The way we work is changing. That statement seems self-evident to anyone involved in what I call the NewCo economy – work no longer has to be a duty, it can be a calling. For those blessed with the talent, education, connections, and skill to turn work into part of their self expression, work isn’t the thing you have to do so you can “have a life” – instead, work is your life, and your life is your work – and that’s in no way a contradiction.
HBO’s Silicon Valley, which concluded its second season last night, is an unmitigated hit amongst the Valley folk I’ve come to know and respect. As someone who’s lived variations of the show’s comedically dramatized plotlines – investor takeovers, company-threatening lawsuits, sexist bro cultures, etc. – it makes me cringe, chortle, and engage – something precious few shows can reliably accomplish regardless of their subject matter.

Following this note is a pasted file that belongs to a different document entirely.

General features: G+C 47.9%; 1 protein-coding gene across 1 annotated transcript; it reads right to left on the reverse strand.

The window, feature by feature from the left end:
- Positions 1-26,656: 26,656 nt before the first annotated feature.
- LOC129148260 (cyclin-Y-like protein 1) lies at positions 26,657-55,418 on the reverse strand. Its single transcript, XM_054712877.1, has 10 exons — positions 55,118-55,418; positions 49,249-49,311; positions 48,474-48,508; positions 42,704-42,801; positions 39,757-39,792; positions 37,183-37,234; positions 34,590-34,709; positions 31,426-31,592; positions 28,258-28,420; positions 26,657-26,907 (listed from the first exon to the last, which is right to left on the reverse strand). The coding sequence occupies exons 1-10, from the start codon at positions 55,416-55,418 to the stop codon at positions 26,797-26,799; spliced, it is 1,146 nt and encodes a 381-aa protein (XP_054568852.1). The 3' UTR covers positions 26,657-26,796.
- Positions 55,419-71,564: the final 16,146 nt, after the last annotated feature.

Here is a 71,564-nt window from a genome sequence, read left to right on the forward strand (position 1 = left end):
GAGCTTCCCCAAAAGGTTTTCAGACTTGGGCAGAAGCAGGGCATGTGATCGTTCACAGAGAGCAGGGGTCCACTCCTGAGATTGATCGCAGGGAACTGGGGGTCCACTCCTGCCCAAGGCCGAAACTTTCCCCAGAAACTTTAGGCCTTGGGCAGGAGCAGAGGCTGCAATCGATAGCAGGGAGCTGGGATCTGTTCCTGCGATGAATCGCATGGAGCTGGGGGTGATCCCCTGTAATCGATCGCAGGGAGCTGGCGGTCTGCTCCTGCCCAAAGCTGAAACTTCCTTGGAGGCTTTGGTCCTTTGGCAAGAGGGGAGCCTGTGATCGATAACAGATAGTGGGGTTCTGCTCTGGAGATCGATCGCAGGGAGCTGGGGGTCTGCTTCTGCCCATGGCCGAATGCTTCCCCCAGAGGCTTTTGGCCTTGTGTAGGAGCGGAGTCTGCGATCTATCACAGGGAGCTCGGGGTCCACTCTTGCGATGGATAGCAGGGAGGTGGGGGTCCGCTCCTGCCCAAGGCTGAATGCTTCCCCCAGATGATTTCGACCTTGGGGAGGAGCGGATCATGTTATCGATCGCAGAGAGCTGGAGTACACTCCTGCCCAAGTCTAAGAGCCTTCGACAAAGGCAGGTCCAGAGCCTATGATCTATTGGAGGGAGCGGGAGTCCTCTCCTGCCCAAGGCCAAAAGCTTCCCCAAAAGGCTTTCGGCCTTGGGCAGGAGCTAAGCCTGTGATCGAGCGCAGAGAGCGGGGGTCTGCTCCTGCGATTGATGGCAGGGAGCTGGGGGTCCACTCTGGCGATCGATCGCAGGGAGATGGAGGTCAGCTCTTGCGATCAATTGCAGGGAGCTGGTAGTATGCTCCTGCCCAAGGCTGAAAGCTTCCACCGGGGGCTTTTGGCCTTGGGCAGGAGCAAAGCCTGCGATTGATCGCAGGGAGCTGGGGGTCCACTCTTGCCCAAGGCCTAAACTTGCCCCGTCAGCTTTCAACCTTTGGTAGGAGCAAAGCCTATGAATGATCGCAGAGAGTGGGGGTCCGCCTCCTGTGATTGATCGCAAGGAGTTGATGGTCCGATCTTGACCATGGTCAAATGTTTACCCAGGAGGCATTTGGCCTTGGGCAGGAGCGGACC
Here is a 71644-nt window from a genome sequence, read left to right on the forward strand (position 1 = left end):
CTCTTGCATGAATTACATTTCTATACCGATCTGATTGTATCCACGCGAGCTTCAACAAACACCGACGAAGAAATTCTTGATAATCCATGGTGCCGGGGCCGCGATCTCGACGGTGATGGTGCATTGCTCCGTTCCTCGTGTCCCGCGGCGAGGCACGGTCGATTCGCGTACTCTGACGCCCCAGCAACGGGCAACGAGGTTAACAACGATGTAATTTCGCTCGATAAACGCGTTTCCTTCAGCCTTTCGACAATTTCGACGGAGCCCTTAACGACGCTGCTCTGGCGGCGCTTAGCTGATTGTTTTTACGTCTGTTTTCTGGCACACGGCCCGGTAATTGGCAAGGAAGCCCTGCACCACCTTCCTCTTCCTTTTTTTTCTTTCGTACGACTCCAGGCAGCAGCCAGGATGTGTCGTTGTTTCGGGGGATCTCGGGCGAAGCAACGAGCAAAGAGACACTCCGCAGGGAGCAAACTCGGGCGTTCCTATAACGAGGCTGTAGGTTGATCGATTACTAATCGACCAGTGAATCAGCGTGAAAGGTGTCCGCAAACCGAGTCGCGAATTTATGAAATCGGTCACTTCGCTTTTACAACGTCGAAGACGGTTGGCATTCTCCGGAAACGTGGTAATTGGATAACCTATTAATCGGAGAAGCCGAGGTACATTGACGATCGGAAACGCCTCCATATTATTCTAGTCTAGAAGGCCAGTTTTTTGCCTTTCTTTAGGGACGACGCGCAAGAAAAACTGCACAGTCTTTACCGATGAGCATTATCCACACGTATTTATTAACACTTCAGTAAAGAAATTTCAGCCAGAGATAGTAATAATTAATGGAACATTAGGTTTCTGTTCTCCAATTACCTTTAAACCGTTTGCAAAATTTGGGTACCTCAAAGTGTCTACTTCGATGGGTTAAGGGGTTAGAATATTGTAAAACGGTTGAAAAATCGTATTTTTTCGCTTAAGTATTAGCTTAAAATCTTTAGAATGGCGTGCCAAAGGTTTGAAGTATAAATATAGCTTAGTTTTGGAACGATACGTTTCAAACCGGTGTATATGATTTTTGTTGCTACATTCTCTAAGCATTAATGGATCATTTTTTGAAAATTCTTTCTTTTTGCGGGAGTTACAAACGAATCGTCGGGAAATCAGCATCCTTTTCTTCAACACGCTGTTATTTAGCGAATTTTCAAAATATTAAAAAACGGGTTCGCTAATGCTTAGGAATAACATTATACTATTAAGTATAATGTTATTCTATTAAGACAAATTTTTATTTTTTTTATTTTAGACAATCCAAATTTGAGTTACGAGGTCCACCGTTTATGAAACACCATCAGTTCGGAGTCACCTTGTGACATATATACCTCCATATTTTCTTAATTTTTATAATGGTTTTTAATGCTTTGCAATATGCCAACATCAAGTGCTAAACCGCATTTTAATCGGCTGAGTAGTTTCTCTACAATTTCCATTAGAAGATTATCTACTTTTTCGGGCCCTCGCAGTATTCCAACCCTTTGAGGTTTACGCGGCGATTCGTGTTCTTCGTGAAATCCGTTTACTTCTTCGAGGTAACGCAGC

Every so often (though less often than I’d like), I ask one of my team into my band room, a place I created five years ago where the only rules are honest conversations and unbounded agendas. I built it to nurture my budding interest in playing music, but it’s also a great place to pour a drink, erase the white board, and see where the conversation goes. I believe we do far less of this “undirected conversation” than we should. I find band room sessions deeply productive, even if I’m a bit foggy the morning after.
In any case, last week our head of product Abe came over, and we were riffing on the bigger ideas behind NewCo. He’s quite a bit younger than me, a member of that much-debated “millennial” generation. As a group, millennials were born into digital technology, take climate change as a fact, and are now the most dominant force in the global economy (millennials are the largest single demographic in our economy, ever).